Then there’s the potential impact on your credit score.
Sometimes rewards cards cost more than they’re worth.
Getting “free” shipping
Free shipping is a good thing. But if you’re spending more to get free shipping, ensure it makes financial sense. Adding a $10 item (you don’t need) to get free shipping might not be worth it.
Before you order more, calculate the savings.
Throwing good after bad
Delaying the replacement of older items can save money. Still, if the thing is in constant need of repairs, it might be worth spending money to replace it.
A good example of this is a car in the repair shop often. It might cost you more time and money than buying a different vehicle.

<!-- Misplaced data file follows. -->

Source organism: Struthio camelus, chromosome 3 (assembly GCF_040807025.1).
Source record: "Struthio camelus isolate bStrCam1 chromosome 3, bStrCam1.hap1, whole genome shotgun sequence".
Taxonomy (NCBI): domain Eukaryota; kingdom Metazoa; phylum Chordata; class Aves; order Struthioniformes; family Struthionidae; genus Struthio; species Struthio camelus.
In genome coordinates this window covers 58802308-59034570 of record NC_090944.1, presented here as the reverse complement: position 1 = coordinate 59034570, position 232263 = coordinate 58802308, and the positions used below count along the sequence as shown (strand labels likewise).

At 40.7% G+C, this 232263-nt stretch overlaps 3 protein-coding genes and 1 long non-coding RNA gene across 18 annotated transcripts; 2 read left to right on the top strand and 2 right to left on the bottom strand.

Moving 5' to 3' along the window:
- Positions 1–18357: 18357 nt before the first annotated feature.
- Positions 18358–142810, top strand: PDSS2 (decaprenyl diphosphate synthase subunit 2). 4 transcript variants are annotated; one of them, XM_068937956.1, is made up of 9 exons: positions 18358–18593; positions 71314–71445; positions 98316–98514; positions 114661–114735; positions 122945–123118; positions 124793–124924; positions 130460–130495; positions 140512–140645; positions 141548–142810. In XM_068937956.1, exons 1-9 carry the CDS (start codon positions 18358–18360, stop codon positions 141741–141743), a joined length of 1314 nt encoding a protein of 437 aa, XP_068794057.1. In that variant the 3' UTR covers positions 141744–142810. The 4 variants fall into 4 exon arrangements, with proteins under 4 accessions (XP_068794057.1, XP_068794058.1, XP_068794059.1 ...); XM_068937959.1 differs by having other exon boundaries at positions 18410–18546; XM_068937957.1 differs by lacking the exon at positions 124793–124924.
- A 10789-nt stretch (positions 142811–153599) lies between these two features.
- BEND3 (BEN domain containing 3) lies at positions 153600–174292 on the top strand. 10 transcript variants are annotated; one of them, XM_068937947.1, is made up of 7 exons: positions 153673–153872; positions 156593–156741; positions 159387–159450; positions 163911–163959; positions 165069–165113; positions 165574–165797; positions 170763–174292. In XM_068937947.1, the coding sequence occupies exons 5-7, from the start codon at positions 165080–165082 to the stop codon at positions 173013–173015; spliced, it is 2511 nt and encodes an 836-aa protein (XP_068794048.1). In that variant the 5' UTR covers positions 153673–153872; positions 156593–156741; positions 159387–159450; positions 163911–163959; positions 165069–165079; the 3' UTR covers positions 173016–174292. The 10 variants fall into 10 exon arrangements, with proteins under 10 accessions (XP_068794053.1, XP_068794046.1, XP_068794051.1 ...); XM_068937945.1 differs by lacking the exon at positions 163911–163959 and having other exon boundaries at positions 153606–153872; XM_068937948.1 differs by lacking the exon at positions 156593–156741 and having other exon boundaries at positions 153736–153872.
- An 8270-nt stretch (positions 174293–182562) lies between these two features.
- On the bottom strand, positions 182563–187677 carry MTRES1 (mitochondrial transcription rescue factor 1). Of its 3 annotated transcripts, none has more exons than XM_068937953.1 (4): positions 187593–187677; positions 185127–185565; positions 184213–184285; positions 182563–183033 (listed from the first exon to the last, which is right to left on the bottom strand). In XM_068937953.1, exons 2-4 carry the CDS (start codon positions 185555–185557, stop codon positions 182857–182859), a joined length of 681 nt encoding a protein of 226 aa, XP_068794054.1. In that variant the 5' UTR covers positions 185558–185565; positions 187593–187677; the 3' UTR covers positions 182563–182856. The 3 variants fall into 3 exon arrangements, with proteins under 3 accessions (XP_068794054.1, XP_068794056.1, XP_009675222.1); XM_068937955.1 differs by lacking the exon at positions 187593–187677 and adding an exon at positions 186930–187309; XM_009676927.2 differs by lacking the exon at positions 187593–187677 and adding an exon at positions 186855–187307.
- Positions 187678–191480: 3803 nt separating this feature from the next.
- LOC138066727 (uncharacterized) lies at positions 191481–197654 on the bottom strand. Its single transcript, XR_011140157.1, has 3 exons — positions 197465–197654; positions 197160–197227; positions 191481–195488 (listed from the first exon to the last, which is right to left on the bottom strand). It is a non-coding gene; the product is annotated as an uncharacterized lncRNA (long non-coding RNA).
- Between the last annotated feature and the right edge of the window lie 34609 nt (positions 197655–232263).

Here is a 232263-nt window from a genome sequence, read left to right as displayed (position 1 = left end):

Skipping preventative measures
“An ounce of prevention is worth a pound of cure.” If you skimp on maintenance and prevention, you could end up spending more later.
For example, it might be tempting to skip the $50 oil change. But when your vehicle breaks down, your repair could cost even more.
Likewise, the same can apply to your health. Preventative health screenings may cost upfront yet can save you on medical costs later.
Final thoughts: Focus on the big things
Spending less on housing, transportation, food, insurance, and travel often yields the best payoff. So, they're usually worth the effort spent searching for ways to spend less on them.
Plus, increasing your income is often more worthwhile too!
The combination of both increased savings and higher income is what will propel you faster towards building a solid financial house and achieving financial independence.
Focus on the big wins and savings with the best payoff, and you could have more time and money!
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Article written by Amanda
Amanda is a team member of Women Who Money and the founder and blogger behind Why We Money. She enjoys writing about happiness, values, money, and real estate.